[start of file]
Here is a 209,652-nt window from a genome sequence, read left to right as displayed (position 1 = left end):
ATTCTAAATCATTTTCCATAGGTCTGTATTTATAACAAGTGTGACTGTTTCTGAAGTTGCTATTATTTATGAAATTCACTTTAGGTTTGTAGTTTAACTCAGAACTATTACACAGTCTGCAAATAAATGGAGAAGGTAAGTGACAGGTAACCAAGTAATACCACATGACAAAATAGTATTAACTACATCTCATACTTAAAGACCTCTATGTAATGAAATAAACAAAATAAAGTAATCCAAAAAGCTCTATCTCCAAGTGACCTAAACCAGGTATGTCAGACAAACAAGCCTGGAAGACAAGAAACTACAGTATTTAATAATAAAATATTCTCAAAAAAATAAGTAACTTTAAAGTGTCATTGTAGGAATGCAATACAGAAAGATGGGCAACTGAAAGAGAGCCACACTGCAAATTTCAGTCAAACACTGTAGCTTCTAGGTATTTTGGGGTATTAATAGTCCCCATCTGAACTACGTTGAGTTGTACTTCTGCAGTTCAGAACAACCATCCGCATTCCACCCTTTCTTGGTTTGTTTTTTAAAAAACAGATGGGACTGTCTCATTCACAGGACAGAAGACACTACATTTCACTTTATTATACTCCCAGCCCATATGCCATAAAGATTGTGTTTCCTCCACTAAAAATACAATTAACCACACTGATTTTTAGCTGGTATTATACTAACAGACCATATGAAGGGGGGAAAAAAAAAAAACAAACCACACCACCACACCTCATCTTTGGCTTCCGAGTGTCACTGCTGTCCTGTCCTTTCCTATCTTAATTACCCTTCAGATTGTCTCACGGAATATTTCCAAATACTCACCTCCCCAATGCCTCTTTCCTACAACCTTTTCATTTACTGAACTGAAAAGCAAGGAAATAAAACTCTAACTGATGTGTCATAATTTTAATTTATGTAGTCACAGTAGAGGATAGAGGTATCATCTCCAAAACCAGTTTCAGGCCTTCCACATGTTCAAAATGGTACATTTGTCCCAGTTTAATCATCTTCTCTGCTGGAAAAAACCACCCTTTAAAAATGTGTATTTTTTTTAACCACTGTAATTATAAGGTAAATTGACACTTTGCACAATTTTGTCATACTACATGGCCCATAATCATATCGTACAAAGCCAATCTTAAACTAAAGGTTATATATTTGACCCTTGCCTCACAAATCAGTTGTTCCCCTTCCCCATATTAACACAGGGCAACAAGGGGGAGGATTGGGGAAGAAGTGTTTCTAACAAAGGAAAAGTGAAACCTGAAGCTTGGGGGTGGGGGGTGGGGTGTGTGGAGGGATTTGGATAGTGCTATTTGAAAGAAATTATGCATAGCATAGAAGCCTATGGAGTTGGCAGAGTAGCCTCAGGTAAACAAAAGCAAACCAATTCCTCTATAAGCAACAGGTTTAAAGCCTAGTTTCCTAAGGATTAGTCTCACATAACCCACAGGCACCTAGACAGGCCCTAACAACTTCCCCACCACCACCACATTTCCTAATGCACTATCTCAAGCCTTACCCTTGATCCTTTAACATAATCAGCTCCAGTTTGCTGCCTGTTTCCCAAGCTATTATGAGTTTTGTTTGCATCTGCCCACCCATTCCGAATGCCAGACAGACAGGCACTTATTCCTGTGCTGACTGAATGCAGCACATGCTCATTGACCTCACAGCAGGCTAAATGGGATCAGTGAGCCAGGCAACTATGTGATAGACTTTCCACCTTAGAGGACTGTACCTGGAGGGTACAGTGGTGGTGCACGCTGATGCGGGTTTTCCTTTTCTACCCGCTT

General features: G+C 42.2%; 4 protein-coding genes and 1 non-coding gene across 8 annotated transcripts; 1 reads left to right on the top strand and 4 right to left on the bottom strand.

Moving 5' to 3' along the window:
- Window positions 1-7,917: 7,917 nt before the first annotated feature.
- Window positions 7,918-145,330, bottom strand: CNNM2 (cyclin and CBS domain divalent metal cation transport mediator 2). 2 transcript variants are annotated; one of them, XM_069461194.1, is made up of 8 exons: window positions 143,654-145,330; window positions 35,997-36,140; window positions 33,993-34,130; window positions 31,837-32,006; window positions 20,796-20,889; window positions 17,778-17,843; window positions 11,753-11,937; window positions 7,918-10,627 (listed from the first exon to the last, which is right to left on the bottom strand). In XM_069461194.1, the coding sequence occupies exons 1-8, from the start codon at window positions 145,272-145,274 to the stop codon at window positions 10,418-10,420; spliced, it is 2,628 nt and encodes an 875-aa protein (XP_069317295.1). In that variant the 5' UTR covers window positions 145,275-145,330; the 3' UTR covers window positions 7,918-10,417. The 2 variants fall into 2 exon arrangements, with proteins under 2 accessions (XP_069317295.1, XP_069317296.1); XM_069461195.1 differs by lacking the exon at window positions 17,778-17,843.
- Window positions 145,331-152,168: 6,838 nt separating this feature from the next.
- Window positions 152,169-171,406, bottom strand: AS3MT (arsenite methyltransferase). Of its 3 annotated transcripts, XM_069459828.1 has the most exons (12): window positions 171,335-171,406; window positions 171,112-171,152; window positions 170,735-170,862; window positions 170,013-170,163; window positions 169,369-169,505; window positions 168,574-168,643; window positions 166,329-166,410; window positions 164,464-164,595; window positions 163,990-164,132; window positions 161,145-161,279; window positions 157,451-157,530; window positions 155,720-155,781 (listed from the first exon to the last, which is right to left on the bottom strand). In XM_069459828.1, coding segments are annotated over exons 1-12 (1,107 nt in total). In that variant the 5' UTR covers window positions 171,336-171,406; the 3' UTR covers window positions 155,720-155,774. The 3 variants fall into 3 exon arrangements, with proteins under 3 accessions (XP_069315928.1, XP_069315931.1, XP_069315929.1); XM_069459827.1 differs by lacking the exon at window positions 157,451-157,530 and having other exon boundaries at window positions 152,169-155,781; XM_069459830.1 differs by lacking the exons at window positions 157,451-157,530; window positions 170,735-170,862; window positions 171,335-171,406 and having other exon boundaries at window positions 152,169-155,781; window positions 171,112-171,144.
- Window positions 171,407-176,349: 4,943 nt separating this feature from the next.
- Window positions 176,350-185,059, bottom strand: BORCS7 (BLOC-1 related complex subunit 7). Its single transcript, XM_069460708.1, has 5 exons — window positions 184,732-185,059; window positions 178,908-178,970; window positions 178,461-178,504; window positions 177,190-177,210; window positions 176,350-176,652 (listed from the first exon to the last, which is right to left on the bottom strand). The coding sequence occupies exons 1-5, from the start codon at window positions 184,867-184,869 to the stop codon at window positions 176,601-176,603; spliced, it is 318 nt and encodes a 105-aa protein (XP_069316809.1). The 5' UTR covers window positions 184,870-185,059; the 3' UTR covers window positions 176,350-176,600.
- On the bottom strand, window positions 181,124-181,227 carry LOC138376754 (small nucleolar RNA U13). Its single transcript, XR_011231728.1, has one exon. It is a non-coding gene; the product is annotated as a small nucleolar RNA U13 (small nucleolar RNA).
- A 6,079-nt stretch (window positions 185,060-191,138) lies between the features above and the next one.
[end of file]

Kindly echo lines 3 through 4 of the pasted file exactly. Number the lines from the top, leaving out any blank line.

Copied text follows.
General features: G+C 42.2%; 4 protein-coding genes and 1 non-coding gene across 8 annotated transcripts; 1 reads left to right on the top strand and 4 right to left on the bottom strand.

Moving 5' to 3' along the window: